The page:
Seattle Mariners catcher Tom Murphy wears a wrist-worn device used...

Seattle Mariners catcher Tom Murphy wears a wrist-worn device used to call pitches as he catches a ball during the sixth inning of a spring training baseball game against the Kansas City Royals, Tuesday, March 29, 2022, in Peoria, Ariz. The MLB is experimenting with the PitchCom system where the catcher enters information on a wrist band with nine buttons which is transmitted to the pitcher to call a pitch. (AP Photo/Charlie Riedel) Credit: AP/Charlie Riedel

The image ended up being one of the hallmarks of a disappointing Mets season: Chris Bassitt, standing on the mound in the final game of the NL Wild Card Series, looking perplexed while holding a hand to his ear. There were signals coming to his PitchCom — the auditory device stashed in his cap that’s supposed to tell him the pitch call — but he couldn’t hear it over the postseason din at Citi Field.

“What pitch?” he was seen mouthing to Tomas Nido. (Suffice to say, Bassitt’s evening didn’t go that great.)

As it turns out, Bassitt wasn’t singular in his struggles. The Padres’ Mike Clevinger had the same issue in the NLDS at the infamously loud Dodger Stadium, and, after scuffling, immediately gave up an RBI double. And the Yankees, no strangers to rowdy atmospheres themselves, had a plan in place for the ALDS. When the digital fails, the Yankees are ready to go analog.

“We had a PitchCom failure in Texas,” Gerrit Cole said Monday, a day before a sterling Game 1 start against the Guardians that showed no apparent issues with the device. “Worked the multiple signs and the regular signs. That was a good experience. I missed the PitchCom call for the first time in Toronto in a loud moment with — it was either runner on first and second or runner on first. So experiencing those, the failure of the PitchCom and the failure of myself to not correctly hear the pitch called, we’ll just have to be vigilant in those situations and just be prepared to adapt.”

At first blush, that seems completely logical. When technology is compromised by outside factors, it makes sense to go back to the way things have been done for more than a century. It’s not as if PitchCom was created and catchers forgot how to signal, and this is just the first postseason to feature the device.

But potential failures actually go deeper than that: PitchCom was introduced to prevent signal-stealing, and the Yankees — the high-profile victims of postseason cheating and proven former sign-stealers themselves — have every reason to be wary of any glitches. The fact that baseball’s biggest stage is also its loudest means that (1) cheating could reap big rewards and (2) the thing meant to curb cheating doesn’t work as well as it otherwise would. It’s a suboptimal combination.

Catcher Jose Trevino said the staff “addressed it.”

“We have a different set of signs if things get too loud, but we’re going to see what we have, especially the first inning, check out how it is and go from there,” he said.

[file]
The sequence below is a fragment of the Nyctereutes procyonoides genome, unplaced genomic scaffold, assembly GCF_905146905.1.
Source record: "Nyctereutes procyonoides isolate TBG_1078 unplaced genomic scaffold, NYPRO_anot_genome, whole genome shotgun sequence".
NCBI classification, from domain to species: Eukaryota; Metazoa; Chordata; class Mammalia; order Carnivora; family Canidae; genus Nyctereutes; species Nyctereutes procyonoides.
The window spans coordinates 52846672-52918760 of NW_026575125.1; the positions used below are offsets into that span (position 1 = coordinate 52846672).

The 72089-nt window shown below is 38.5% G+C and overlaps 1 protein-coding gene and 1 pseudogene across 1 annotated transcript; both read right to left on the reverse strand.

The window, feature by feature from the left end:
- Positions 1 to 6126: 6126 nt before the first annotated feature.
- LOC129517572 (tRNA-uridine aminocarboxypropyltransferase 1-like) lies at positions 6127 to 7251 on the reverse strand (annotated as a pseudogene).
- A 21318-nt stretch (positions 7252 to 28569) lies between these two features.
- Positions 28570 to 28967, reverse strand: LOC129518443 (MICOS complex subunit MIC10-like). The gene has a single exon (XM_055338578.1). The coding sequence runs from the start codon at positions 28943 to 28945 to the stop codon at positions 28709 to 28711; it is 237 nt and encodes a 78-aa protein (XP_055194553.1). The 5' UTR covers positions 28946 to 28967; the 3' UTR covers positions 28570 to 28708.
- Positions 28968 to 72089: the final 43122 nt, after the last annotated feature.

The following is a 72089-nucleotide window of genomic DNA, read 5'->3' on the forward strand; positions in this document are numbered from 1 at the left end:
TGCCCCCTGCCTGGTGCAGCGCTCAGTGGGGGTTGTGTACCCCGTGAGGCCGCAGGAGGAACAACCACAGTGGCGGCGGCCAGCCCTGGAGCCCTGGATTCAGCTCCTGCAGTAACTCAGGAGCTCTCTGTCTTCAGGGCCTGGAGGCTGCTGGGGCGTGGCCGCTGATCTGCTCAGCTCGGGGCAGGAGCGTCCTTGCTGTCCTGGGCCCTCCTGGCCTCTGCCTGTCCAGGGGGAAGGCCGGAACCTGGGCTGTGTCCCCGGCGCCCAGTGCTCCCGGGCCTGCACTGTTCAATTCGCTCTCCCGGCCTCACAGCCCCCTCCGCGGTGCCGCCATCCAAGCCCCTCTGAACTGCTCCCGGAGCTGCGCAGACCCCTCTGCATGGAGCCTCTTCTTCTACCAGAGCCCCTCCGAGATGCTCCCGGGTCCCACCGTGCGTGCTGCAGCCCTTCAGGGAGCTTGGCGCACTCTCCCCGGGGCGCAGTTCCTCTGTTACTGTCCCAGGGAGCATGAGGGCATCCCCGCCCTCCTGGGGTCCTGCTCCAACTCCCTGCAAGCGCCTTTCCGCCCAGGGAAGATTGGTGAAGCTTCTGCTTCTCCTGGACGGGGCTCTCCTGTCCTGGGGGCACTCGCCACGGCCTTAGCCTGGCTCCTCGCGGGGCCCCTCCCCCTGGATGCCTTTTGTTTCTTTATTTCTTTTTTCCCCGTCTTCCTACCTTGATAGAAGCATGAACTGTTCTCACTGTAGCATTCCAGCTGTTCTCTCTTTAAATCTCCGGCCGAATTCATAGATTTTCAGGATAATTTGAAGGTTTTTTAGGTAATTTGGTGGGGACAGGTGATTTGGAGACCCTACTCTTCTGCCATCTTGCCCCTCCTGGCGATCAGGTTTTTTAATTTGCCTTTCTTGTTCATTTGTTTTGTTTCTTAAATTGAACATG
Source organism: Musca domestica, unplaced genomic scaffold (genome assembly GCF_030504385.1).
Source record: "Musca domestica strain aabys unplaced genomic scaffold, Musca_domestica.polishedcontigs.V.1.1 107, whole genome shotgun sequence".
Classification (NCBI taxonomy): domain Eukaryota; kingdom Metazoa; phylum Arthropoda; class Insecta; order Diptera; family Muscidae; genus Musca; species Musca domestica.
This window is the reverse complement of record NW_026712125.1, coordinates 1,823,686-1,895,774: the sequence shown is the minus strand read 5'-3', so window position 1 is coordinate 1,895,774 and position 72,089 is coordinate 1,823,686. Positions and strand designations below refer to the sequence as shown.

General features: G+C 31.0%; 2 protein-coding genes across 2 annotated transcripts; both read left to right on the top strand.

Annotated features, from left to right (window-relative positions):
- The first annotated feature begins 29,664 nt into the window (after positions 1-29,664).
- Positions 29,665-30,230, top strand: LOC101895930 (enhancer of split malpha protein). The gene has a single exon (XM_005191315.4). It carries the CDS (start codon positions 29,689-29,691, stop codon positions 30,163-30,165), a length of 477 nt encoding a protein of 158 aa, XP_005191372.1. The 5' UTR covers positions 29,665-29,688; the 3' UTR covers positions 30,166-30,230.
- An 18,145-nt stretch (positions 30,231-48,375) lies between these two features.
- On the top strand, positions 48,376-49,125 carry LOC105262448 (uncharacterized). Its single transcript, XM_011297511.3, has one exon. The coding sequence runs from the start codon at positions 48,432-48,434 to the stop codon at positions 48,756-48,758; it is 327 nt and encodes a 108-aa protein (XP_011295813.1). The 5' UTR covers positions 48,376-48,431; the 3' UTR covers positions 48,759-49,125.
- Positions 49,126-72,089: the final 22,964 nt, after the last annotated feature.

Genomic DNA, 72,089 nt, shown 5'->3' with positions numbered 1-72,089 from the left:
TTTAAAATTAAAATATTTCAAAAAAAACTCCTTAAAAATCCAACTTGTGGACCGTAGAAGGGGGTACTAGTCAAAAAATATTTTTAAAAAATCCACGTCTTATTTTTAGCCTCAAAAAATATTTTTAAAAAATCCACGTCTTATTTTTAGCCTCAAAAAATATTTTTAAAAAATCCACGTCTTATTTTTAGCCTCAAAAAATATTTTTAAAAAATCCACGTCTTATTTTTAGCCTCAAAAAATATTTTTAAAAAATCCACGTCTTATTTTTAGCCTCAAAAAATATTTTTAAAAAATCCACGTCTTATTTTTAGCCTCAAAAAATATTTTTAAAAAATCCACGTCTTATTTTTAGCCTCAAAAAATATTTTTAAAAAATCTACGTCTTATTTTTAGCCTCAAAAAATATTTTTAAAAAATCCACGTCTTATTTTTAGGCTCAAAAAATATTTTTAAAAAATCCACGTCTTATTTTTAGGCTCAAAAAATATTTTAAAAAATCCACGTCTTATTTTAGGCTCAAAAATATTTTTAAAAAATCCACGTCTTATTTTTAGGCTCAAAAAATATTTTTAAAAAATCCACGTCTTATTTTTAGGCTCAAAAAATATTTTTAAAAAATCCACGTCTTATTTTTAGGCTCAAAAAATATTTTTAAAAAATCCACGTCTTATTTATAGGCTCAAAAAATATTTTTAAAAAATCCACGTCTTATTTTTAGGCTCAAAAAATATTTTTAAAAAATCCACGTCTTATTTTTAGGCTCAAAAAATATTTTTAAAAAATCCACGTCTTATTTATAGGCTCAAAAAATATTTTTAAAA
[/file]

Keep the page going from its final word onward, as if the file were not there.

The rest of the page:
For one thing, one of the favorites to win the World Series — and potentially a pretty big future worry for the Yankees — has done a good job of using noise to their advantage. Dodger Stadium, with its four tiers and 56,000-person capacity, is the largest, and likely loudest, venue in Major League Baseball. Visiting pitchers often had issues understanding their PitchCom devices when in Los Angeles, and that was just fine by manager Dave Roberts.

“Sometimes it gets a little muddled at times,” Padres catcher Austin Nola acknowledged. “I haven’t had many issues with it. I know with the crowd noise being loud, it can be probably hard to hear some of the longer — curveball, slider, probably gets a little harder to hear that. I like it, though.”

As for his own guys, Roberts doesn’t mind turning up the dial to a proverbial 11. He said previously this season that the noise actually is an advantage.

“We’re going to have that thing turned up pretty high,” he said. “I don’t think it will have an impact [on us], but it could. I think that we have the five or six mound visits that if it has to be because of communication and we have to use a visit for that, it would be certainly unfortunate.”

But despite the din at Yankee Stadium, everything seemed to work OK, at least during Game 1. Jonathan Loaisiga, who pitched in a high-leverage relief situation in the seventh, said it wasn’t a problem. And, like any good Yankee with a decent memory, he’s more worried about opponents getting a leg up.

“I haven’t had any issues,” he said via interpreter Wednesday. “And at the same time, I think it’s really important for us. For me specifically, it’s kind of one of those things that help you to concentrate on what you’re doing, especially if you have runners on second base. You don’t want guys looking at our signs or passing on our sign.”

And it turns out, PitchCom has other uses, too. After the Guardians’ Game 1 loss, leftfielder Steven Kwan told reporters that he actually bumped up the volume so he couldn’t hear all the jeers.

The Bleacher Creatures need not worry, though. If Bassitt and Clevinger’s misadventures are any indication, Kwan heard them just fine.

More Yankees headlines